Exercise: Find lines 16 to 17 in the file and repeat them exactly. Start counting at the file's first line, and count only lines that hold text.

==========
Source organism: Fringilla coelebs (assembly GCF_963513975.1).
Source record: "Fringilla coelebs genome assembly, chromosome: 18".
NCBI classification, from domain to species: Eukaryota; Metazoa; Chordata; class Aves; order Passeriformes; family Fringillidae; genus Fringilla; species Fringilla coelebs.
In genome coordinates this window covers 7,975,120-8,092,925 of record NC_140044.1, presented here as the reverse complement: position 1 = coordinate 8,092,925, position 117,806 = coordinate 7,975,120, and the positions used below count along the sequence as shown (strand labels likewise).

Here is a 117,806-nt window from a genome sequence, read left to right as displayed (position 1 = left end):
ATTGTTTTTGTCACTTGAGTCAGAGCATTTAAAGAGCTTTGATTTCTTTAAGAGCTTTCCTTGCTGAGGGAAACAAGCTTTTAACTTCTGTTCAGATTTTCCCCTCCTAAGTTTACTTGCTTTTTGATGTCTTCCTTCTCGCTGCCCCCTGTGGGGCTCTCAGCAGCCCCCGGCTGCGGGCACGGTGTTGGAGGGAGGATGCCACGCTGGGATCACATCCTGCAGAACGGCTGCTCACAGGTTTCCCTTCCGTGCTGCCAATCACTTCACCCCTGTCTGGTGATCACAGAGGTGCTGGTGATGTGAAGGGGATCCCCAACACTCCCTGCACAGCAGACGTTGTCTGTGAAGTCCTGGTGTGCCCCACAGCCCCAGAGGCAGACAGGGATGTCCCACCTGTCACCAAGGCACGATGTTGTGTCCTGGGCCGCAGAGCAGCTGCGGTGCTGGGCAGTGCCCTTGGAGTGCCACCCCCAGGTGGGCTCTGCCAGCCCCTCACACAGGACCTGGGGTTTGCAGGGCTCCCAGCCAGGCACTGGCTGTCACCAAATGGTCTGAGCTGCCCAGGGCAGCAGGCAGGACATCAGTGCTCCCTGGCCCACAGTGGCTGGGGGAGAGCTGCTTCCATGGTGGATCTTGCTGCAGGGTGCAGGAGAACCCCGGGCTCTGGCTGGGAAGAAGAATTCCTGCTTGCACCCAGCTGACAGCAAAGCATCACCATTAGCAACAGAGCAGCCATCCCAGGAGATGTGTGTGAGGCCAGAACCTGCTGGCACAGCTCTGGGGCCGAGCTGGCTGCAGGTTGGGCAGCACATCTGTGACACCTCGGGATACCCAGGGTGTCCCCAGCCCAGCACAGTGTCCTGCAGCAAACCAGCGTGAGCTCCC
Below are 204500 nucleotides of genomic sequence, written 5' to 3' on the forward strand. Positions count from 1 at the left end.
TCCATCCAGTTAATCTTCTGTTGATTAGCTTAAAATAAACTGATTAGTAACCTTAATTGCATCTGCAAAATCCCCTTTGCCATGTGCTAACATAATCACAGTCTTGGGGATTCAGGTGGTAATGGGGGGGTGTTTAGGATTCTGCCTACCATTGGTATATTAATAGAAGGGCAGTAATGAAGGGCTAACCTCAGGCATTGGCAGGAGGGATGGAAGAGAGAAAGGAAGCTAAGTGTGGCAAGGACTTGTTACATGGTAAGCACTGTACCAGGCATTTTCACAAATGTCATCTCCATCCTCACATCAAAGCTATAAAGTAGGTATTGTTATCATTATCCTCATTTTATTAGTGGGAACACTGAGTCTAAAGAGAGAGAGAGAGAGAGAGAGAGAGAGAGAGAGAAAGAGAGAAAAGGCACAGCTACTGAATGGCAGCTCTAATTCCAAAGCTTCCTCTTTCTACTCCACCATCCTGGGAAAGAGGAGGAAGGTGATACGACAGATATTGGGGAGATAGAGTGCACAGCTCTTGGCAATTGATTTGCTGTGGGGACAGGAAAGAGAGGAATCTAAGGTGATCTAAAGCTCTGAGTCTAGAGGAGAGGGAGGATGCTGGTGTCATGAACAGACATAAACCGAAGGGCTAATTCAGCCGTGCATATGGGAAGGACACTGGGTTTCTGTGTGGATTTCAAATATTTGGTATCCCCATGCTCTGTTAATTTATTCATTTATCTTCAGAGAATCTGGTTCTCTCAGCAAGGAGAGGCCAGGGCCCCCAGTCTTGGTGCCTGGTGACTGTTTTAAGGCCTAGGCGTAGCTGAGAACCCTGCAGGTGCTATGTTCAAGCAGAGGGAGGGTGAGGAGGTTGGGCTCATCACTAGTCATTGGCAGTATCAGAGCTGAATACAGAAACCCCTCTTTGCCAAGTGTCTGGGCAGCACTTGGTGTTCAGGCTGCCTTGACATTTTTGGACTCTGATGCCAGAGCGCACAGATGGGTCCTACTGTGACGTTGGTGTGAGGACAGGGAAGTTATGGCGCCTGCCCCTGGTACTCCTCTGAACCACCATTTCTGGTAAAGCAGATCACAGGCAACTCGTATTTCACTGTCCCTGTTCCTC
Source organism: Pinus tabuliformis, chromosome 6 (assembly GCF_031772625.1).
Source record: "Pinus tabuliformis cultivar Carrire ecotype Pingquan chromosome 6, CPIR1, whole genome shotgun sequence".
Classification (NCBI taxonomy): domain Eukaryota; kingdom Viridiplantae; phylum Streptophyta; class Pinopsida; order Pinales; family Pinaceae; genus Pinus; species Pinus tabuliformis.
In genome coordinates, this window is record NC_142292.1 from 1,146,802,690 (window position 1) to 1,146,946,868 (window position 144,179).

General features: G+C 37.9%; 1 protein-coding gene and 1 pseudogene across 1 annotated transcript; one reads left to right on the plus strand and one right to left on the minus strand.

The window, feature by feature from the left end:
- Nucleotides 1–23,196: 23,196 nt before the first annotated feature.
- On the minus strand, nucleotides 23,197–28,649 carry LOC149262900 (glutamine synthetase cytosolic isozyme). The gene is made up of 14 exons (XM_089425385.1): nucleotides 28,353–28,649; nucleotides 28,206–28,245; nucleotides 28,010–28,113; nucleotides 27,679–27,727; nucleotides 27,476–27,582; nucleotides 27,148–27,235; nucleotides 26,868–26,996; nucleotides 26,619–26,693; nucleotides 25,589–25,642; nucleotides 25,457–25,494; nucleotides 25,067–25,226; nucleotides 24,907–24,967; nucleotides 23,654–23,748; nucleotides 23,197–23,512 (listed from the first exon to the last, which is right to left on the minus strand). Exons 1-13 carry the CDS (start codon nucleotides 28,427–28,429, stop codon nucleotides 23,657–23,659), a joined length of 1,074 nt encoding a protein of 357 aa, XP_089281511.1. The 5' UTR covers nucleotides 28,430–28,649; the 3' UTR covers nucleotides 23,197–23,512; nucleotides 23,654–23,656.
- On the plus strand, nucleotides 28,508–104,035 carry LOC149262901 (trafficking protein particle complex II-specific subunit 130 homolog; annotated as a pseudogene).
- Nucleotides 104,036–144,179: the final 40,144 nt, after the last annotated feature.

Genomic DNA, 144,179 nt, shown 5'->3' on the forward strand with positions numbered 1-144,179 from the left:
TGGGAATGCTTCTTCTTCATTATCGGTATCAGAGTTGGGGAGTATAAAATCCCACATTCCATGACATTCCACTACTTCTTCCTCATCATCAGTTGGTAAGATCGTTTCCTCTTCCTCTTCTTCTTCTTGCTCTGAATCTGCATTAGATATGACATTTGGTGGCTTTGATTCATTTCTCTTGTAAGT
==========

- On the minus strand, nucleotides 23,197–28,649 carry LOC149262900 (glutamine synthetase cytosolic isozyme). The gene is made up of 14 exons (XM_089425385.1): nucleotides 28,353–28,649; nucleotides 28,206–28,245; nucleotides 28,010–28,113; nucleotides 27,679–27,727; nucleotides 27,476–27,582; nucleotides 27,148–27,235; nucleotides 26,868–26,996; nucleotides 26,619–26,693; nucleotides 25,589–25,642; nucleotides 25,457–25,494; nucleotides 25,067–25,226; nucleotides 24,907–24,967; nucleotides 23,654–23,748; nucleotides 23,197–23,512 (listed from the first exon to the last, which is right to left on the minus strand). Exons 1-13 carry the CDS (start codon nucleotides 28,427–28,429, stop codon nucleotides 23,657–23,659), a joined length of 1,074 nt encoding a protein of 357 aa, XP_089281511.1. The 5' UTR covers nucleotides 28,430–28,649; the 3' UTR covers nucleotides 23,197–23,512; nucleotides 23,654–23,656.
- On the plus strand, nucleotides 28,508–104,035 carry LOC149262901 (trafficking protein particle complex II-specific subunit 130 homolog; annotated as a pseudogene).